Prez (comics)

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Prez
Prez 1 1973.jpg
Prez #1 (August–September 1973), the first appearance of Prez Rickard, art by Jerry Grandenetti.
Publication information
PublisherDC Comics
First appearancePrez: First Teen President of the U.S.A. #1 (August–September 1973)
Created byJoe Simon, Jerry Grandenetti
In-story information
Alter egoPrez Rickard

"Prez" is the name of fictional characters appearing in comics published by DC Comics. The original was Prez Rickard, the first teenage President of the United States, who appeared in a short-lived comic series by writer Joe Simon and artist Jerry Grandenetti[1] in 1973 and 1974.[2] Similar characters have appeared since then, revisiting the concept or paying homage to the original character. In 2015, DC published a miniseries about a teenage girl named Beth Ross who is elected President via Twitter in the year 2036.[3]

Story[edit]

Following the real-world passage of the 26th Amendment in 1971, which lowered the minimum vote age to 18 nationwide, an amendment is passed allowing teenagers to also be elected to public office.[4] Teenage Prez Rickard – named by his mother with the dream of him someday becoming President – takes the initiative of fixing the clocks in his town of Steadfast to run on time, making him a local hero.[5] Shady businessman Boss Smiley (a political boss with a smiley face for a head) recruits him to run for the Senate, thinking that he can manipulate the boy. However, inspired after encountering Eagle Free, a young Native American, Prez campaigns on his own terms, and is instead elected president.[6]

He selects his mother to be Vice President, makes his sister his secretary, and appoints Eagle Free Director of the FBI. As president, Prez fights a legless vampire and his werewolf henchman, a right-wing militia led by the great-great-great-great-great-grandnephew of George Washington, evil chess players, and Boss Smiley. He is attacked for his stance on gun control and survives an assassination attempt during that controversy.

Publication history[edit]

The series was abruptly cancelled after four issues.[7] Several years later, issue #5 was included in Cancelled Comic Cavalcade #2 (though Prez itself predated the DC Implosion which prompted the production of that book). Prez also appeared in Supergirl #10 (Sept.-Oct. 1974).[8] Although the first issue of Prez specified that the series was an imaginary (non-continuity) story, this story by Cary Bates implies that Prez is President of the U.S. on Earth-One of the DC Multiverse. In the story, Supergirl saves Prez from two hoaxed assassination attempts, only to be entrapped into a third by a politician working with a witch. In this story, Prez's repair of clocks is presented as a personal hobby.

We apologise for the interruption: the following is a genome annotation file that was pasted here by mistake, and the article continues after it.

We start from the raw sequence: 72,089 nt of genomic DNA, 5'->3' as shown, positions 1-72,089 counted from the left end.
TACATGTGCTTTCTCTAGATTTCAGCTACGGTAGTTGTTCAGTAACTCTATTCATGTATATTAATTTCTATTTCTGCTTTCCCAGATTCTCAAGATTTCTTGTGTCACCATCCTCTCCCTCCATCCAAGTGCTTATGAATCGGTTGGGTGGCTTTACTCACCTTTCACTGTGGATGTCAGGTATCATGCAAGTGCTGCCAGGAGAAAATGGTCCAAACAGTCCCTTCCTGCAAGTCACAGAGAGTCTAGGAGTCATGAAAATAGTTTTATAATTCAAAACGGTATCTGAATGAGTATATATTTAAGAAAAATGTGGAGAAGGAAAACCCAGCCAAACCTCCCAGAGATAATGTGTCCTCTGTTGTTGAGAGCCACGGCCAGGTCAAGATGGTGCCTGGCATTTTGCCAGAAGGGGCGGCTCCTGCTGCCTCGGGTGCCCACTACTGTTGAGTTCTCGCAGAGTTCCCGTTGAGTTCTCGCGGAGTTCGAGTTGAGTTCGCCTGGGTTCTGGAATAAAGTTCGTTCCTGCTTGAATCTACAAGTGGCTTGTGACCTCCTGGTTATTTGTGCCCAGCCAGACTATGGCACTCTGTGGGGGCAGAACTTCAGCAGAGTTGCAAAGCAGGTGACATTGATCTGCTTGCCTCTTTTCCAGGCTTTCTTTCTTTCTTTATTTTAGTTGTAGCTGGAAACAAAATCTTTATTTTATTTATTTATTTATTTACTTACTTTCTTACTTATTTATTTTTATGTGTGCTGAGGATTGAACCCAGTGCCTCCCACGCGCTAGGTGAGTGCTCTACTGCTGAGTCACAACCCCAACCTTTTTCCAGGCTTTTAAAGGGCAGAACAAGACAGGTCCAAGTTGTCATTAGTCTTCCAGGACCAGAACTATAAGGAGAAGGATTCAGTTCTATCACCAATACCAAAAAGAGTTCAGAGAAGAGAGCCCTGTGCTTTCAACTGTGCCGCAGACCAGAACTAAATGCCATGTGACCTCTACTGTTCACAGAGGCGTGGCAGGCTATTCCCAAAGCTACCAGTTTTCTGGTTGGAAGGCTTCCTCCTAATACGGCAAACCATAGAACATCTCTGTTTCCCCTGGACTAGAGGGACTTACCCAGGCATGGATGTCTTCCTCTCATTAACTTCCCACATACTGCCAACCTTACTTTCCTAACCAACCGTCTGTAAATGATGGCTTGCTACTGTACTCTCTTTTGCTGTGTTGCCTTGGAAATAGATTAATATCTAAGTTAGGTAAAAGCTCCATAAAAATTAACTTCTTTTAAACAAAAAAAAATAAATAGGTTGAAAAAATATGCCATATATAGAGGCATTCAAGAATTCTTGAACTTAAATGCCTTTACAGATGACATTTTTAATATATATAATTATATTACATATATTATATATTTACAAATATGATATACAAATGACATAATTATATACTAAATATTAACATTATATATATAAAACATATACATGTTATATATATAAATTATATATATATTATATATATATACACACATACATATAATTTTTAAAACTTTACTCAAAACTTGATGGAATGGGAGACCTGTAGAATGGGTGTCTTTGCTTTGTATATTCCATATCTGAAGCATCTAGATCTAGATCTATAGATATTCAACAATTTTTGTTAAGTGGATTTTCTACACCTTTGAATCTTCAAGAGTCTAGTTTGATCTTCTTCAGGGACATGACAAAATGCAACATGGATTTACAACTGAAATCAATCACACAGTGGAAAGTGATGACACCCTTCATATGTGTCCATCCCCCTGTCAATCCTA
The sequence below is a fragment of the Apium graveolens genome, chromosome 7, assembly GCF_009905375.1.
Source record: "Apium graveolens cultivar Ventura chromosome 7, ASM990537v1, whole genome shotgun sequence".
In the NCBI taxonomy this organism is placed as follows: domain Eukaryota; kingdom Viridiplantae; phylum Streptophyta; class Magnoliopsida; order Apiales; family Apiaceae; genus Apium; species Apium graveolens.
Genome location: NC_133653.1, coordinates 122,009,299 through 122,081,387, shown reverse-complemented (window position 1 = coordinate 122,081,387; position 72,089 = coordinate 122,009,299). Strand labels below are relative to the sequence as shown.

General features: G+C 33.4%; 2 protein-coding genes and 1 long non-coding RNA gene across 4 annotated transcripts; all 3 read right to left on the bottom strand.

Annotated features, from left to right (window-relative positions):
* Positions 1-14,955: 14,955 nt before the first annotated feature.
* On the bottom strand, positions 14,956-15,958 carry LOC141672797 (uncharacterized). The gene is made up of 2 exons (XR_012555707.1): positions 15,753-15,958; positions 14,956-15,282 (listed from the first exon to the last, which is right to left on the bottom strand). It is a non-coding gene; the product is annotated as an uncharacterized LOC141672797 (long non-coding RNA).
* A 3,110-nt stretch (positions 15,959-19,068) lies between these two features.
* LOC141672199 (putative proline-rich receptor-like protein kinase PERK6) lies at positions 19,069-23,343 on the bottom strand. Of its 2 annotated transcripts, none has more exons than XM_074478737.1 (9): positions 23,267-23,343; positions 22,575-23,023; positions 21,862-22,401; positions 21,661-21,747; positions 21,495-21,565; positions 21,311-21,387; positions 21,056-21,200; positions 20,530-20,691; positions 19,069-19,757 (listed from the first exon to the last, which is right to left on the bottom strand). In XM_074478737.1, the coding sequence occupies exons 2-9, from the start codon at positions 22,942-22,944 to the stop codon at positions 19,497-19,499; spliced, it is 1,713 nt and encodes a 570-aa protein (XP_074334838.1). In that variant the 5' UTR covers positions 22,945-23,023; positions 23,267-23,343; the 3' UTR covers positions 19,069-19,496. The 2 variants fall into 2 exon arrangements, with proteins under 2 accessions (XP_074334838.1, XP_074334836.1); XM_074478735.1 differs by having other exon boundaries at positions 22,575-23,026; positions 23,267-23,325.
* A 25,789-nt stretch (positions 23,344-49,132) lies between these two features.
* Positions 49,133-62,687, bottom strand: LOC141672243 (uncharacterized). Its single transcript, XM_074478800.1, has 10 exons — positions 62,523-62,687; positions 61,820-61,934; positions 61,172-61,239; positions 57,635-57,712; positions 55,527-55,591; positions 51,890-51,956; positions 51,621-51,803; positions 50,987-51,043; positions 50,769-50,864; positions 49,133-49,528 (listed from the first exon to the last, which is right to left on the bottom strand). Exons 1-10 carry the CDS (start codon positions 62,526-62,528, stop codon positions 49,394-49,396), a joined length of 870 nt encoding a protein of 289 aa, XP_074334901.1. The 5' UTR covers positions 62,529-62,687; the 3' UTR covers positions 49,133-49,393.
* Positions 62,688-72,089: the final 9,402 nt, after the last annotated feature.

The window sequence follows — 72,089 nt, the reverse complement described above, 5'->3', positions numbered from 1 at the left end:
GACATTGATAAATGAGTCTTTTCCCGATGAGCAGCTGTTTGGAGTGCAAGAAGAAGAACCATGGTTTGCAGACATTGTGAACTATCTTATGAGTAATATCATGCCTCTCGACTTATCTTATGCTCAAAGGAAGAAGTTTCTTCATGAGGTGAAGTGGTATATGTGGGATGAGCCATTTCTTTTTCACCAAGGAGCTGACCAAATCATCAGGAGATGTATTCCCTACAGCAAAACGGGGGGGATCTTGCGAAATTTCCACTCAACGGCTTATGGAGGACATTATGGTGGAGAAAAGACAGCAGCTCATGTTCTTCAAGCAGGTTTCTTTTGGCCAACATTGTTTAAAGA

Other versions[edit]

  • In 1993, Neil Gaiman featured the character in issue #54 of his Sandman (vol. 2) series, in a story called "The Golden Boy", wherein appear revised versions of real-life events from years that followed that in which the story is set, and the assassination attempt on Prez's life takes the life of his fiancé, which Prez forgives when he learns that the assassin is mentally unbalanced. Eventually, he is killed, and Boss Smiley confronts him with a day of reckoning. At this point, The Sandman's protagonist Dream offers him passage to various alternate Americas as a travelling philanthropist.[9]
  • Prez was the indirect subject and appears briefly in the 1995 one-shot issue Vertigo Visions: Prez - Smells Like Teen President by Ed Brubaker and Eric Shanower. In this story, a Generation X teenager seeks out the vanished former president, whom he believes to be his father. The cause of Prez's death is here reported to be brain cancer, apparently caused by a metaphorical cancer growing in the collective soul of the country during the presidencies of Ronald Reagan and George H. W. Bush.